Purdue moves supercomputer to cutting-edge portable data center --with the computer running
WEST LAFAYETTE, Ind. - What may look like a shipping container dropped off a freight train onto a lot near the Purdue power plant is really a new home for the university's Steele supercomputing cluster.
Purdue is moving the Steele cluster to a portable, self-contained, modular computer center. Industry giants such as Amazon, Google and Microsoft make significant use of quickly deployed, energy-efficient containerized data centers. But Purdue is one of the first universities to do so and to use HP's "POD" (Performance-optimized Data Center).
"Other universities have expressed a lot of interest in what we're doing," says Lon Ahlen, facilities manager for Information Technology at Purdue (ITaP), Purdue's central information technology organization.
The containerized data center offers advantages in cost, energy consumption and flexibility. The facility is energy efficient, even making use of Indiana's winter weather for air conditioning. The moving of Steele, which should be complete in September, will reduce the load on the campus chilled water system.
"We're using natural cooling much of the year," Ahlen says. "This should be the most efficient data center we've put together."
Rather than new construction or extensively reconfiguring existing buildings, both expensive options, little more than a concrete pad to serve as a foundation for the unit and a connection to nearby campus power and data lines was needed. Inside, the POD comes fully equipped and ready for computers to be installed.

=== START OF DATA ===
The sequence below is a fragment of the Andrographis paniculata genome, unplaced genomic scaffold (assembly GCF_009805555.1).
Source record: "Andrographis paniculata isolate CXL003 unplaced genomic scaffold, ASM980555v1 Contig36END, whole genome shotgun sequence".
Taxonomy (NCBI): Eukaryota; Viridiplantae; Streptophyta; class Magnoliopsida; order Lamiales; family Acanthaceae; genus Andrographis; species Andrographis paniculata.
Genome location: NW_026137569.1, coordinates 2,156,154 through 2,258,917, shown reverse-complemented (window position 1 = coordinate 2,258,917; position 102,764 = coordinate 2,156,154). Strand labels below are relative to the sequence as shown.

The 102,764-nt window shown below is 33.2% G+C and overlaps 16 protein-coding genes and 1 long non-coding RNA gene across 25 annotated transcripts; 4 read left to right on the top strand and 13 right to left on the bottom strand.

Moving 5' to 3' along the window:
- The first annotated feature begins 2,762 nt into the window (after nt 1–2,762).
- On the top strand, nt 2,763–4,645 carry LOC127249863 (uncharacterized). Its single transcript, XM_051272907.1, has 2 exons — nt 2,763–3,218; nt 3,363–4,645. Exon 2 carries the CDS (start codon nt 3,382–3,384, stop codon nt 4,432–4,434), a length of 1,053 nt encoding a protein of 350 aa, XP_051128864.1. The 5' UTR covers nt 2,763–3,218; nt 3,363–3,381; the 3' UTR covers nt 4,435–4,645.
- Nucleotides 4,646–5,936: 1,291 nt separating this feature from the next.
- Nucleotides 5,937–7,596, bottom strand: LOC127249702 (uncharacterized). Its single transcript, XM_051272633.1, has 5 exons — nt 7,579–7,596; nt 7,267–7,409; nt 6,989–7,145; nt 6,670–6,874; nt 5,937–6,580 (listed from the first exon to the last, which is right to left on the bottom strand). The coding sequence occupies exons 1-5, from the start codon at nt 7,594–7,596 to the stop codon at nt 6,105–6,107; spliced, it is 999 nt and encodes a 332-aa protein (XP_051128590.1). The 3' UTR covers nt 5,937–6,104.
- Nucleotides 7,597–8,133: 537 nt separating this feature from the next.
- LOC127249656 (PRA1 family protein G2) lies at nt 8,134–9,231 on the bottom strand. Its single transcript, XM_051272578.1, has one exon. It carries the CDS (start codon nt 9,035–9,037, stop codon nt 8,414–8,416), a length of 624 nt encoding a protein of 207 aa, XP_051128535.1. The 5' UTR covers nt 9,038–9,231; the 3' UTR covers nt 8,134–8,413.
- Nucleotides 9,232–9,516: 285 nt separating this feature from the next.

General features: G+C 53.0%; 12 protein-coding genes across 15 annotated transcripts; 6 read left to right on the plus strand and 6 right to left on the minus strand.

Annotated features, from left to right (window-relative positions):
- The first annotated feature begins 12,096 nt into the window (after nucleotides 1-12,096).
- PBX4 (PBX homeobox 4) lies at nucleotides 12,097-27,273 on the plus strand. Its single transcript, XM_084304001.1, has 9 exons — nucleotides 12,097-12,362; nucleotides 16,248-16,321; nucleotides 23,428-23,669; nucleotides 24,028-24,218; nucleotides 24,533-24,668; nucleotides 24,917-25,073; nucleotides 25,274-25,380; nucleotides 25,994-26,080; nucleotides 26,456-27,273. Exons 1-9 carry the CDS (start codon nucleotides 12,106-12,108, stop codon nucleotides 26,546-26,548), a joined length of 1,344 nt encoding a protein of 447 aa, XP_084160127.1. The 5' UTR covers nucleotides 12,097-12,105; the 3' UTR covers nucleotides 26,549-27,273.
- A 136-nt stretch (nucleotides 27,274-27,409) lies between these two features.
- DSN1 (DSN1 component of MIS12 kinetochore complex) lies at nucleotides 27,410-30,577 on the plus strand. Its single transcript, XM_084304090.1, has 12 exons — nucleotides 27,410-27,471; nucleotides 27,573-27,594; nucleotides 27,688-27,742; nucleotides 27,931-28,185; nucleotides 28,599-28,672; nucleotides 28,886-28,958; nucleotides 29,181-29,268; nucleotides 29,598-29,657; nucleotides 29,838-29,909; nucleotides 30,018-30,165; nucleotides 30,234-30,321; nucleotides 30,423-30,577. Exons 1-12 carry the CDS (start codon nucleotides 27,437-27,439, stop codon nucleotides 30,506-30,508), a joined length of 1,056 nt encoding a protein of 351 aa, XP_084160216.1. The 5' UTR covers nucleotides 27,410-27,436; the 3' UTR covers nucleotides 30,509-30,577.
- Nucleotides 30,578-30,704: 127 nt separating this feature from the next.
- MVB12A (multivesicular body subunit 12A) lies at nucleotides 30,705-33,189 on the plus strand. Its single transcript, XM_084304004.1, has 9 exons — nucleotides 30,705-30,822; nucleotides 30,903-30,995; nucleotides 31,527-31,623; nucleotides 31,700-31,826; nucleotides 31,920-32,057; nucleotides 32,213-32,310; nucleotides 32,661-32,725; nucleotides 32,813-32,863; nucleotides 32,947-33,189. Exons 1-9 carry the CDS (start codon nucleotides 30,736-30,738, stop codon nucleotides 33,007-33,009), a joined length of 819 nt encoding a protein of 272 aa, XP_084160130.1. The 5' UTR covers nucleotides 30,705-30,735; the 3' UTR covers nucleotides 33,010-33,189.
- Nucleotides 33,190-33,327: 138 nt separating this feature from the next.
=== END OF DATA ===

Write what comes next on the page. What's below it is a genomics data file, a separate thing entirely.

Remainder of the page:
The site is designed for two of the containers, and there's room for up to six at the location with further site improvements.
"This gives us an expansion capability we have not had," Ahlen says.
In addition, moving Steele to the containerized facility makes room for two to three new supercomputers in the building where ITaP's Rosen Center for Advanced Computing houses Purdue's campus-wide supercomputing clusters now.
"With the POD, we'll have deployed an entire new data center in a matter of months at a fraction of the cost of a traditional data center while being able to support all our current, as well as anticipated near-future faculty demand," says John Campbell, associate vice president for academic technologies, who's in charge of research computing for ITaP.
Purdue's centrally managed supercomputers support faculty from aeronautics, agronomy, climate science, communications, medicinal chemistry, molecular pharmacology, biology, engineering, physics, statistics and more. The high-performance systems are used in diverse ways -- from modeling climate change and developing new medicines -- to engineering more efficient rocket engines and designing next-generation nanoscale electronics. Purdue has been adding systems every summer for the last three years to meet growing faculty demand.
"As one of the nation's leading research universities, Purdue University has set a precedent for innovation in high-performance computing," says Madhu Matta, vice president and general manager, Industry Standard Servers, HP. "The POD allows research institutions like Purdue to increase their computer capacity in a way that is cost-effective and enables productivity and scientific breakthroughs without the need to expand their existing data centers."
Steele -- made up of more than 900 individual computers, or nodes, containing more than 7,200 processing cores -- has remained at work during its move. ITaP is moving the supercomputer in phases, with parts of it still running in the main research data center on campus while other parts are moved to the container and then brought back online shortly after being installed there.
"We're making every effort to minimize the impact to Steele's hundreds of users," says Bill Whitson, ITaP and Rosen Center director of research support.
Writer: Greg Kline, science and technology writer, Information Technology at Purdue (ITaP), 765-494-8167, firstname.lastname@example.org
Sources: Gerry McCartney, Purdue vice president for information technology and chief information officer, (765) 496-2270, email@example.com
John Campbell, 765-494-1289, firstname.lastname@example.org
Lon Ahlen, 765-496-8230, email@example.com
Bill Whitson, 765-496-8227, firstname.lastname@example.org